Scalping, Big Braves & Butchery: An Irish Indian Fighter Writes Home to His Mother in Dublin

Irish in the American Civil War

I recently came across the remarkable letters of Sergeant Thomas Mangan, which are here transcribed for the first time. The 22-year-old Dubliner was a recent emigrant from Ireland, who within a year of arriving in his new home found himself in the midst of the savage and brutal struggle for control of the Western Plains. Written from an isolated military post in Colorado Territory in 1866 and 1867, Thomas’s letters travelled over 4,000 miles before arriving in their ultimate destination– inner city Dublin. There they were read by his widowed mother, who learned about the gory realities of this savage fight to the death, including scalping and other forms of mutilation. The letters also discuss life on the frontier, as well as Thomas’s experiences with his family since emigration,– and his future plans for himself and his mother. (1)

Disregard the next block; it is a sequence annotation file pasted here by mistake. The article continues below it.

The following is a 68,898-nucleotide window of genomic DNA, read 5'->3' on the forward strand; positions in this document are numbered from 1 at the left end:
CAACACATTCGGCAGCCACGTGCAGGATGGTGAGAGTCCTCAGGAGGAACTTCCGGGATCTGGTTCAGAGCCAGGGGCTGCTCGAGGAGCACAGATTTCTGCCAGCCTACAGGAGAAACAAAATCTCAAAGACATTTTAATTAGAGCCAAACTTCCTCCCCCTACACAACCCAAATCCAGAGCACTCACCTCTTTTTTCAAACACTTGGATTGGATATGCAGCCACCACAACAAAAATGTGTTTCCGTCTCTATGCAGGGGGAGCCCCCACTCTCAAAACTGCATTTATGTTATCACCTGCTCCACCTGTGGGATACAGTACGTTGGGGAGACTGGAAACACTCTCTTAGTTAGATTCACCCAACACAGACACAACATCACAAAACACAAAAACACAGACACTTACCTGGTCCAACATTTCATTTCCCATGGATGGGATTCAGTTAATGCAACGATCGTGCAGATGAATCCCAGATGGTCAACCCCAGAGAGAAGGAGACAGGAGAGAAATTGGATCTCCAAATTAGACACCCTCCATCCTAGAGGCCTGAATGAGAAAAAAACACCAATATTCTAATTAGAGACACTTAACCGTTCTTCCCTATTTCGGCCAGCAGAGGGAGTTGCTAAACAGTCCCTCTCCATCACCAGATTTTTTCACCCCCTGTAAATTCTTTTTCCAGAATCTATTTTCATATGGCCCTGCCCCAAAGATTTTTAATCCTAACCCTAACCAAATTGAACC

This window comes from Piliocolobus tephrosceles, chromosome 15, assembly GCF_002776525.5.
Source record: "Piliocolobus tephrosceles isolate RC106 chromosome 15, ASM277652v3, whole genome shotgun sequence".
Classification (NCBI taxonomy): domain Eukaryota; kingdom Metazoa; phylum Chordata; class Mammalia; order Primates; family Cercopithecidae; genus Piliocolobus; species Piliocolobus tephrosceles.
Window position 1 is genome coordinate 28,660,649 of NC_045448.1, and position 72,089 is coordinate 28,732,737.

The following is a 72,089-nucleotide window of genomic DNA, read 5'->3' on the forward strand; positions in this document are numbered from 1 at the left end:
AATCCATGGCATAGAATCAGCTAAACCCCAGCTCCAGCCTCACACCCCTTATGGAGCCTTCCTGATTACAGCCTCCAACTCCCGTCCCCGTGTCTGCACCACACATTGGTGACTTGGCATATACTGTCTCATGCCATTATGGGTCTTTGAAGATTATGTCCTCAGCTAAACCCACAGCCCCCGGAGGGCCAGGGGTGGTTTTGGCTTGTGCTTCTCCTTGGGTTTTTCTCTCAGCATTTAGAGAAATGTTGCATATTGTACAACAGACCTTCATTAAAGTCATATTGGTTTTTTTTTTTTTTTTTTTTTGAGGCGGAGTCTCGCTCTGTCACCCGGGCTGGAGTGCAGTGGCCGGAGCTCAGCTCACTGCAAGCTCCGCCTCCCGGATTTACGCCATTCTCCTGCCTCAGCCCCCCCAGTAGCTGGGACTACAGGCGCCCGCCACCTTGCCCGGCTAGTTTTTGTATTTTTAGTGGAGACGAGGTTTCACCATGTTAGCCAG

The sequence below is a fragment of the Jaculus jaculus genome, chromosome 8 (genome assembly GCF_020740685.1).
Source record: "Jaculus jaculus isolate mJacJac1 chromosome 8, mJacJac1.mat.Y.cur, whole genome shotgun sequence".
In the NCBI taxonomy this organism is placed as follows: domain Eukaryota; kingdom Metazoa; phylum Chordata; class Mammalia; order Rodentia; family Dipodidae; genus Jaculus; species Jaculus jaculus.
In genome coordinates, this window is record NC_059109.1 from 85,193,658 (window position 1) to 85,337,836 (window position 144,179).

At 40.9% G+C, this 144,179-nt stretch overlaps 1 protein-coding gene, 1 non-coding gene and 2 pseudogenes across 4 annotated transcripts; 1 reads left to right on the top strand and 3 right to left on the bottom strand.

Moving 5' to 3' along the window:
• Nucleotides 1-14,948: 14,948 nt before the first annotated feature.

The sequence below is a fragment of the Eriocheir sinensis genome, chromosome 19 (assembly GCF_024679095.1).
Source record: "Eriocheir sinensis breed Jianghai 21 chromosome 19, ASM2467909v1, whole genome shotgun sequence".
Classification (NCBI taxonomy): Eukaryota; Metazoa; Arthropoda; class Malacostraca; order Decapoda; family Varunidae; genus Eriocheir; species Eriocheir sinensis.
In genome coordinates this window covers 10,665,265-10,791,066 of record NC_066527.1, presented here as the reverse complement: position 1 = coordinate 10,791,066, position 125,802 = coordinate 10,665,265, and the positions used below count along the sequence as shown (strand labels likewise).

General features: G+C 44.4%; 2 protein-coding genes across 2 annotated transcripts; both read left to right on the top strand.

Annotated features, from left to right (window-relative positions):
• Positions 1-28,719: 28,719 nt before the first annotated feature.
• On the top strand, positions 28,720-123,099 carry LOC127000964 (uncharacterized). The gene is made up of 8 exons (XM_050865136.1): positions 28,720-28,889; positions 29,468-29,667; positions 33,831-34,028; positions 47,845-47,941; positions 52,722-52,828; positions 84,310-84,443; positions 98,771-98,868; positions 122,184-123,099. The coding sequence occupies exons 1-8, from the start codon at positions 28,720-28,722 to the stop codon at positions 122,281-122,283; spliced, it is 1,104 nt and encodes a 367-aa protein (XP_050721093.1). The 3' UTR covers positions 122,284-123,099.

Refugees from fighting with Native Americans in 1862 (Library of Congress) Refugees from fighting with Native Americans in 1862 (Library of Congress)

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